Roman Artifacts in Denmark


It its impossible to make a complete list of Roman artifacts in museums in Denmark. Practically every local museum have something. And this in spite of the fact, that Denmark never became a part of the Roman Empire.

Denmark was – in The Roman Iron age – as we call this period in DK, a tribal area in the most northern part of Germania Inferior – behind the non-conquered Germania.

The Romans actually had no fixed name for these most northern Germanic regions. Plinius the Elder (23 BC. – 79 AD) called it  ”Scatinavia” Pomponius Mela (1st. Cent AD) called it ”Codanovia”, Claudius Ptolemy (2nd. Cent AD) in his work ”Cosmographica” called it Scandza, and apparently made a map of the region. Jordanes (6th. Cent AD) called it Scandzia the root to the later "Scandinavia", which today is a collective term for Norway, Sweden and Denmark.

A major source for the Romans view on these regions, is of course Cornelius Tacitus who wrote ”Germania” in 98 AD. And Strabos ”Geographica” from the early 1st. Cent AD.

In the ”Deeds of the Divine Augustus”  from 14 AD, Augustus wrote: ”I sailed my ships on the ocean from the mouth of the Rhine to the east region up to the borders of the Cimbri, where no Roman had gone before that time by land or sea, and the Cimbri and the Charydes and the Semnones and the other Germans of the same territory sought by envoys the friendship of me and of the Roman people”.  This ”expedition” has no archaeological evidence whatsoever, but it could very well be true. The archaeological evidence i DK from the period from year 9 AD and onwards to the 4th century is abundant.


One of the finest finds we have from the early 1st. Cent. AD is the HOBY HOARD which can be seen  at The National Museum of Denmark in Copenhagen (NATMUS). Found in 1920 in Hoby on the Isle of Lolland. It consist of at very fine collection of Roman tableware. Including two cups in silver with decors from ”Illad” in Augustan Classicistic style. What is really interesting is that at the bottom of these cups is scratched the name ”SILIUS”.

We know that the commander of the Roman army in Upper Germania, after the Varus disaster in year 9 AD was named  C. Silius A. Caecina Largus. And his primary job was punitive expeditions into Germania to punish the tribes that participated in the Varus battle. Was this Silius Largus the owner of the Cups? The quality of the find certainly suggest it.

From the early to mid 1st. Century AD we also have a find of a beautiful officers Pugio exhibited at HORSENS MUSEUM. This Pugio from Hedegaard, was found in a crematorial grave together with other personal Roman equipment and a LORICA HAMATA of a supreme quality, made of 5mm. riveted mail, with the classic roman Augustan shoulder reínforcement and front hooks.


From the 1st. Century the big VIMOSE find on Funen from 1859 and onwards is a big contributor. The great bog find here consisted of artefacts – offerings – over three centuries, from the first to the late third century. Today the collection from the excavations here, count more than 4000, mainly Roman, artefacts, at Odense Bys Museer and NATMUS. Among these are Roman 1st. Century gladius blades Pompeii style, and spathas and Hastas. A star piece in Vimose is a bronze Griffon, clearly from a Thraex gladiator helmet, exhibited at NATMUS.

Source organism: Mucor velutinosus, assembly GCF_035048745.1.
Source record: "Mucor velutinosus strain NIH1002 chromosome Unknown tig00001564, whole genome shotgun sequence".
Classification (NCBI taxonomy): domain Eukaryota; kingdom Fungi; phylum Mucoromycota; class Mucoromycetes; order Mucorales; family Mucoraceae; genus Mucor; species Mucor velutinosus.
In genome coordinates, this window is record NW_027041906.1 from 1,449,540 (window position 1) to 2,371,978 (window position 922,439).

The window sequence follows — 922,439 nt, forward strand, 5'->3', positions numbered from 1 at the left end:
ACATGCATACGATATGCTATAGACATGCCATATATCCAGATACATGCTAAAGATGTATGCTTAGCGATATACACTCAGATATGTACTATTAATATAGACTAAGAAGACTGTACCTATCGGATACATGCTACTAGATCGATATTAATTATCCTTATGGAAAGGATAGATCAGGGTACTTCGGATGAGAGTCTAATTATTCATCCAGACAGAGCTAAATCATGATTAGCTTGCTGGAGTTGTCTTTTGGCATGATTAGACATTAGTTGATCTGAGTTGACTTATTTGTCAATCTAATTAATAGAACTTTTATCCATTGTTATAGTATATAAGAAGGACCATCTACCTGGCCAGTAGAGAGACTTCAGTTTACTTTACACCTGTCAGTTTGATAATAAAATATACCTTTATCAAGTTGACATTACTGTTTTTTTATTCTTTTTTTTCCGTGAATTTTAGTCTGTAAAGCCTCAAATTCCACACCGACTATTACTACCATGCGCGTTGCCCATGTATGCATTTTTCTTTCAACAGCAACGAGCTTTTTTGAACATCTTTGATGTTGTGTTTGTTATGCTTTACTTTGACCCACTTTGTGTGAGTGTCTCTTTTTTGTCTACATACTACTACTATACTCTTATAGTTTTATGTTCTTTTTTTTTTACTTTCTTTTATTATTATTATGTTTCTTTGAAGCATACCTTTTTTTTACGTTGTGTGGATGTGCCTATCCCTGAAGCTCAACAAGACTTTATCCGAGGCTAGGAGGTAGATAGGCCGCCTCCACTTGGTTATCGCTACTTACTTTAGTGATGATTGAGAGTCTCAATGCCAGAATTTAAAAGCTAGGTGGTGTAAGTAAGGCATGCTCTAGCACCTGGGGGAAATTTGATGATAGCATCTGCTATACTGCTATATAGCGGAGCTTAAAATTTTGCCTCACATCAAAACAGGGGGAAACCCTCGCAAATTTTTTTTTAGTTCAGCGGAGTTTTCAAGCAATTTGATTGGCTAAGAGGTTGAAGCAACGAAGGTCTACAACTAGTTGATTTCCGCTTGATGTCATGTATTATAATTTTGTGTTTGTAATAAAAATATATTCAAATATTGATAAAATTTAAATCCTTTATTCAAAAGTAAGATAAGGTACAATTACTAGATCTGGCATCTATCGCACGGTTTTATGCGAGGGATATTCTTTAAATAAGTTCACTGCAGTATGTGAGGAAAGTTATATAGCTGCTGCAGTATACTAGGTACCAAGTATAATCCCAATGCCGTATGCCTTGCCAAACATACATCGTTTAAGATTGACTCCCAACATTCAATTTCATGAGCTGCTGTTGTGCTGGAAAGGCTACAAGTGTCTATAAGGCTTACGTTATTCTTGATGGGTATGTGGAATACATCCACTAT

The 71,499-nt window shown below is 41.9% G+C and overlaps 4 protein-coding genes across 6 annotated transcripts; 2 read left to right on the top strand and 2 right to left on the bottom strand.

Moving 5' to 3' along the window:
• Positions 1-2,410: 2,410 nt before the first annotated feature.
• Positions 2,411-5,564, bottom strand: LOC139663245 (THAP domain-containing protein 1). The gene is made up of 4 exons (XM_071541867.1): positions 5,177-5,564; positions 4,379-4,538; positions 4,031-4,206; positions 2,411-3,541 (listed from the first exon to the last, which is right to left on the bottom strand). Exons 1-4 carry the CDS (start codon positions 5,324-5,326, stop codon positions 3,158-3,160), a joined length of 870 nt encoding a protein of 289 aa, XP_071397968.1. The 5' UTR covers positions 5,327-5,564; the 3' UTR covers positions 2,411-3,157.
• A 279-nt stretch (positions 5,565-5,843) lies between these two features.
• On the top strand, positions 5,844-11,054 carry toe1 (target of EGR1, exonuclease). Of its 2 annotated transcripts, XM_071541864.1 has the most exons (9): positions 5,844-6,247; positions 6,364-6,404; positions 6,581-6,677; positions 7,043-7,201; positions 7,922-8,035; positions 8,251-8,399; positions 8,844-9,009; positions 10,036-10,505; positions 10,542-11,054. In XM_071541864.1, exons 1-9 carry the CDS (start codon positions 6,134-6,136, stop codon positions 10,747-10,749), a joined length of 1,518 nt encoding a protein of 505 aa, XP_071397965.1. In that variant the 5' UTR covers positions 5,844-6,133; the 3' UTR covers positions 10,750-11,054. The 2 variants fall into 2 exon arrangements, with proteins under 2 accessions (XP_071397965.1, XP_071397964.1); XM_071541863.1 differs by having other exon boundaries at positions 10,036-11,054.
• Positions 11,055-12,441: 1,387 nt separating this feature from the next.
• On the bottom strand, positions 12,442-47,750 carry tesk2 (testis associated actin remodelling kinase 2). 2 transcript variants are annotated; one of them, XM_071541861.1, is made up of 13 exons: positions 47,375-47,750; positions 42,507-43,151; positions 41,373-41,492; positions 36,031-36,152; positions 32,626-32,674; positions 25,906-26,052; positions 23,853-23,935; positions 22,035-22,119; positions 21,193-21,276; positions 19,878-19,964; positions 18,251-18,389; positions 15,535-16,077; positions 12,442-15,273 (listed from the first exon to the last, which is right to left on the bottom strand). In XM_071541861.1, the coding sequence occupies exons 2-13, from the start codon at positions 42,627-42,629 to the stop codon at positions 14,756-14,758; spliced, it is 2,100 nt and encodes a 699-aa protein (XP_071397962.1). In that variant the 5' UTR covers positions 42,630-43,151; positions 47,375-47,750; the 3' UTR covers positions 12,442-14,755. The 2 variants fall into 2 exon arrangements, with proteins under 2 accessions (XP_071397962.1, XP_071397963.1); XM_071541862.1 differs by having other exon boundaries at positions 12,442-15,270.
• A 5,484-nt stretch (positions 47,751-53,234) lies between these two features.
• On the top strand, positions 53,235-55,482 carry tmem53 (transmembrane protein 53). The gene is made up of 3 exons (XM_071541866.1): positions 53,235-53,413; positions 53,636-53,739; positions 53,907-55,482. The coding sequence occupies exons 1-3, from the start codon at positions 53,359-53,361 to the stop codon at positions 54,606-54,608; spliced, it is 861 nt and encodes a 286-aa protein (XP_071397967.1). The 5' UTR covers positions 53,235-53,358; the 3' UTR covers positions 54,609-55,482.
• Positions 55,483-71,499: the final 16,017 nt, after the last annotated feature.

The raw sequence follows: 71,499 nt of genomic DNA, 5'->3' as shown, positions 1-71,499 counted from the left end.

Finds from the late first to second century AD in DK is mainly glassware, kitchenware and Roman coins. A Roman gladius - Mainz style - is found on Bornholm, now on NATMUS. At the Museum Silkeborg – which is known to be home of the Tollund Man from 350 BC. – we also have a find of a gladius and a spatha from the second century from a grave in Vinding.


The big Danish Bog finds – The Illerup Aadal, Nydam, Gudme, Thorsbjerg, Vingsted and more, also have Roman weapons in the thousands. Especially the Illerup Aadal find, which can be seen at MOESGAARD MUSEUM in Aarhus, is filled with prime roman artefacts from the third and fourth century. Today the theory is, that the battle in Illerup was between a Norwegian and a Danish army. Both armed with mainly roman weapons bought from roman merchants.

It is a common conviction in DK, that the Romans came here as friends. And, that sons from Danish tribes served the Romans as auxilliari or more. Is the Roman officer from Hedegaard a Roman soldier visiting or is he a local tribesman who served Rome as auxilliari?

Every year members of our group attend a small Iron age market in Lundeborg on Funen. Here we raise our tents, for us on sacred soil. Here excavations of Roman coins and other Roman artifacts proved that, at least on this very spot we know for sure, that 2000 years ago Roman merchants, and probably also legionnaires, stood on Danish ground. It chills our spine.


But all this, is only the local archaeological finds and history.
We also have other great Roman collections in DK. The greatest of these are the Carlsberg Glyptotek, which is a beautyful Roman-style palace in the heart of Copenhagen with a very big collection of statues and other classic antique artefacts, bought and "brought" to Denmark in the 19th century by the danish brewer J.C. Jacobsen who established the Carlsberg brewery. Are you a Roman nut, and coming to Denmark, the Glyptotek is a must. Among the Roman pieces here are unique portraits of Veaspasianus, Ceasar and many, many more.

In Aarhus a smaller but very fine collection of antique statues, portraits and other antique artefacts is found at the Museum of Antiquities at Aarhus University. The museum is based on the university collection of plaster copies used for study through the last 100 years. But today a fine collection of originals is also to be seen.

It is also worth mentioning that the NATMUS also have other fine Roman artefacts not found in DK. A perfect Augustan Pugio and a fine collection of phaleraes is to be seen here.